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Genus Aspidaphis

Aspidaphis aphids

On this page: Genus Aspidaphis  Aspidaphis adjuvans 

Aspidaphis [Macrosiphini]

Aspidaphis are small dull green or yellowish brown aphids. They are characterised by having a cowl-like backward projection of abdominal tergites 8 which obscures the cauda in dorsal view. The antennae are short and have only 5 segments. Those of the apterae lack secondary rhinaria, whilst those of alates have secondary rhinaria on segments 3 or 3-4. The dorsum of the aptera is sclerotic or granulate with very short hairs. The siphunculi are either short, with the aperture positioned laterally before the tip, or are reduced to slightly elevated pores.

There are only two species in the genus Aspidaphis. They do not host alternate, and feed on either Polygonum (Aspidaphis adjuvans) or Festuca (Aspidaphis porosiphon).

 

Aspidaphis adjuvans (Wrinkly knotgrass aphid)

Adult viviparous apterae of Aspidaphis adjuvans are elongate oval in shape, and are coloured yellowish, brownish-yellow or pale bluish green. Their antennae are short and five segmented. The apical segment of the rostrum is obtuse and short, about 0.5 times the length of the second hind tarsal segment. The dorsum is strongly granulate, wrinkly, or warty in appearance with very few short hairs. The siphunculi are short thin tubes, only 0.03-0.04 times the body length; they are swollen distally and have a subapical aperture on the inner side (cf. Aspidaphis porosiphon on Festuca rubra which has the siphunculi as small pores with partly sclerotized rims hardly raised above the body surface). The triangular cauda is covered by a cowl-like backward projection of abdominal tergite 8. The body length of adult Aspidaphis adjuvans apterae is 1.3-2.0 mm.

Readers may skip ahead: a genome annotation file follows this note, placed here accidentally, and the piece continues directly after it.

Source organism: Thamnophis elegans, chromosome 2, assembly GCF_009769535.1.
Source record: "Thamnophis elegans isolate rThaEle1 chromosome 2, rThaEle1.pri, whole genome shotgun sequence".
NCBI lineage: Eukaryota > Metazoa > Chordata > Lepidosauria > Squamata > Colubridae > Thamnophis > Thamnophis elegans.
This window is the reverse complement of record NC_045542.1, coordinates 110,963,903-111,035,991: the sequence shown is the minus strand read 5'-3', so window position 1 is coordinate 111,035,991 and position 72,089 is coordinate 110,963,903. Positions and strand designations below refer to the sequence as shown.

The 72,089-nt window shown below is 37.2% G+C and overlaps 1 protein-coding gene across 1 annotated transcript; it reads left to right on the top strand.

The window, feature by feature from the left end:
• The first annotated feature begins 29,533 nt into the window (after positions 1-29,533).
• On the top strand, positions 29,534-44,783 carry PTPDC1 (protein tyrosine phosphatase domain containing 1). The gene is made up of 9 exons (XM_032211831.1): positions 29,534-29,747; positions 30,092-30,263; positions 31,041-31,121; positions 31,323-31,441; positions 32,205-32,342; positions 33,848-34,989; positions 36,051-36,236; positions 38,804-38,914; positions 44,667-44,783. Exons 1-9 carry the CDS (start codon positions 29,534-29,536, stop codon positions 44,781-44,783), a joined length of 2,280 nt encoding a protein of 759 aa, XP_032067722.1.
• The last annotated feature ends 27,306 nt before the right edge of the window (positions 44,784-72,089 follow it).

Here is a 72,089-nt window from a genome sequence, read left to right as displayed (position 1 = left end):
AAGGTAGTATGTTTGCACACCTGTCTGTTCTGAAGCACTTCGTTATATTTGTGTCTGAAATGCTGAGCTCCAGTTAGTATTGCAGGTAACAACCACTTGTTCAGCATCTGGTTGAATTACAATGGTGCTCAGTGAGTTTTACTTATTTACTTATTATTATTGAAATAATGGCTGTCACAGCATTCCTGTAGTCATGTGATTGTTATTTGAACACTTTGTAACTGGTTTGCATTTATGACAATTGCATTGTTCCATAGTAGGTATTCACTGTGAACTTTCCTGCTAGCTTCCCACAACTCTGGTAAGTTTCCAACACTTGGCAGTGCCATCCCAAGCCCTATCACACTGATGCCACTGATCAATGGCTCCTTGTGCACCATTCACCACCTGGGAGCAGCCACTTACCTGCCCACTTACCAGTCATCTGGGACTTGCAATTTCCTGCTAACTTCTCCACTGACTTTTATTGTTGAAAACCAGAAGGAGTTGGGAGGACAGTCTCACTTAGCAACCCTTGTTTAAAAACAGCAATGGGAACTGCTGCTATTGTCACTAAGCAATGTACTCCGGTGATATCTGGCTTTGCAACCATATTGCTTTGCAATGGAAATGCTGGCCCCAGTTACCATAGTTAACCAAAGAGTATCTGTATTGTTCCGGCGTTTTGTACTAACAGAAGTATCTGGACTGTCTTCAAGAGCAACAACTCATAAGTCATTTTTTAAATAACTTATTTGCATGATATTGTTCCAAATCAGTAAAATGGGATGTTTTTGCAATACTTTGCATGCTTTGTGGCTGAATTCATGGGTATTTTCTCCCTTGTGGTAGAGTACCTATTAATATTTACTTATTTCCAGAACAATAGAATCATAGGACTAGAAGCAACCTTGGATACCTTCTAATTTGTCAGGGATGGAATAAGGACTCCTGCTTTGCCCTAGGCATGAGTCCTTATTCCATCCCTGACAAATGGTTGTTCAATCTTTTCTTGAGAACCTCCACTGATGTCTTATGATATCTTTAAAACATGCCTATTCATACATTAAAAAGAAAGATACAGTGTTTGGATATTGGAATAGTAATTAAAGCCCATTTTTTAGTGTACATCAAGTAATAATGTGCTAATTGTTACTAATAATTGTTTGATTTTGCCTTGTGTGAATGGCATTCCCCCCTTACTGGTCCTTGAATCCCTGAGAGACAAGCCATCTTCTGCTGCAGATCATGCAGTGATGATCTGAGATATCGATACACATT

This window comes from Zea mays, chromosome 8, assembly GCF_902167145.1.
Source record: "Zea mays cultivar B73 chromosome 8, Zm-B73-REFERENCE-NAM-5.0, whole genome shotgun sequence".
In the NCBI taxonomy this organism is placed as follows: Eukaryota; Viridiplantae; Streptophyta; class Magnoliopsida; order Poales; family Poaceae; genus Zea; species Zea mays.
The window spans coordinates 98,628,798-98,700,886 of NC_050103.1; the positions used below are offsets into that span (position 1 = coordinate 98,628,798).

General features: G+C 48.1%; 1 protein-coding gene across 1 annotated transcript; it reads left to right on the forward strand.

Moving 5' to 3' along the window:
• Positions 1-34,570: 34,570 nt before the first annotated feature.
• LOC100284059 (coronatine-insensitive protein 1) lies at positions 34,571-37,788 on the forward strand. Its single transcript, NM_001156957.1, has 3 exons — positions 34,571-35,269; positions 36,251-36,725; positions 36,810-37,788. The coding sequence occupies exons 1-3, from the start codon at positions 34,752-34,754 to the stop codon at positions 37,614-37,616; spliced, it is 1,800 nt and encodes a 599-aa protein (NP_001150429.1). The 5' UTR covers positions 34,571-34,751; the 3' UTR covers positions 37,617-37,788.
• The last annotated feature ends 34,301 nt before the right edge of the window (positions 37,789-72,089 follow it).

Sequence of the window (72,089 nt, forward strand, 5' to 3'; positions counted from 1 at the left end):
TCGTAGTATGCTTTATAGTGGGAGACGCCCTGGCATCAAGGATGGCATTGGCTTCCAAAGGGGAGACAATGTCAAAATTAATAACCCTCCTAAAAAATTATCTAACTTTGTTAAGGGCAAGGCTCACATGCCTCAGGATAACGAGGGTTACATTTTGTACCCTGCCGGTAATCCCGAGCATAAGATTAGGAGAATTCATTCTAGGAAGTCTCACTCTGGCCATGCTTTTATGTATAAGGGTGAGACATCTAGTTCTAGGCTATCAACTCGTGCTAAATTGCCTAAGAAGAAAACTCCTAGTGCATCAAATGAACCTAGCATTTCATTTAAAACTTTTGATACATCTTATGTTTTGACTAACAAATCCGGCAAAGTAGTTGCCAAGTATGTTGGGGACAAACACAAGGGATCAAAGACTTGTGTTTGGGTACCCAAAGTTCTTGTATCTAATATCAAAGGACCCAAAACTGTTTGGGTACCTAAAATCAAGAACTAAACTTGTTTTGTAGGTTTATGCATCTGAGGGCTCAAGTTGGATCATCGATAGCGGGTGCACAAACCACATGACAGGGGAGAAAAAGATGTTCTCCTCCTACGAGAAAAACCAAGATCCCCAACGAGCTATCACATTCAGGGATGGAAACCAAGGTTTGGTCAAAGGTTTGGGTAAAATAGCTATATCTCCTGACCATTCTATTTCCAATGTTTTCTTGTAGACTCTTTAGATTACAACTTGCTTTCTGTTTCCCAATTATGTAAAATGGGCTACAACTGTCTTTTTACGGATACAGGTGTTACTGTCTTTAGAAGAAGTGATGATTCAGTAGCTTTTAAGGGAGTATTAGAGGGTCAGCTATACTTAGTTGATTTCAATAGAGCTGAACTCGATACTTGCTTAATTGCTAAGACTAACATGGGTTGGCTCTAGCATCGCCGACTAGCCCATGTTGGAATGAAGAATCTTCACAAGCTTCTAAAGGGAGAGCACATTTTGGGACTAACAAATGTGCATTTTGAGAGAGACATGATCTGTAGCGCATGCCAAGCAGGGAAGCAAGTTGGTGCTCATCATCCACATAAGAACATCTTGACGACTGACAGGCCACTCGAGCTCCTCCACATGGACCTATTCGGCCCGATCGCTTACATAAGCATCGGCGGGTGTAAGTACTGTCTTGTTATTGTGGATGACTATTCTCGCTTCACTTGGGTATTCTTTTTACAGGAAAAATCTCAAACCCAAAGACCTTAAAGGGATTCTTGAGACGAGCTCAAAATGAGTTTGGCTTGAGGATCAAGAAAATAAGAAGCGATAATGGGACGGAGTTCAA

Our pictures below show the ovipara rather than the adult vivipara. Oviparae are yellowish brown on the anterior and posterior dorsum, and bluish-green on the mid-dorsum.

The ovipara has swollen hind tibiae the underside of which bear 20-40 rather large and well-formed circular or oval scent glands.

Aspidaphis adjuvans lives all year round on its host, common knotgrass (Polygonum aviculare) or redshank (Persicaria maculosa). Apterous oviparae and narrow-bodied dark males are produced in autumn, with eggs laid on the senescing stems and leaves. The wrinkly knotgrass aphid has been recorded from England as well as most of continental Europe, Asia and North America.

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Acknowledgements

We have made provisional identifications from high resolution photos of living specimens, along with host plant identity. In the great majority of cases, identifications have been confirmed by microscopic examination of preserved specimens. We have used the keys and sp accounts of Blackman & Eastop (1994)  and Blackman & Eastop (2006)  supplemented with Blackman (1974) , Stroyan (1977) , Stroyan (1984) , Blackman & Eastop (1984) , Heie (1980-1995) , Dixon & Thieme (2007)  and Blackman (2010) . We fully acknowledge these authors as the source for the (summarized) taxonomic information we have presented. Any errors in identification or information are ours alone, and we would be very grateful for any corrections. For assistance on the terms used for aphid morphology we suggest the figure  provided by Blackman & Eastop (2006).

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References

  •  Blackman, R.L. & Eastop, V.F. (2006). Aphids on the world's herbaceous plants and shrubs. Vols 1 and 2. John Wiley & Sons.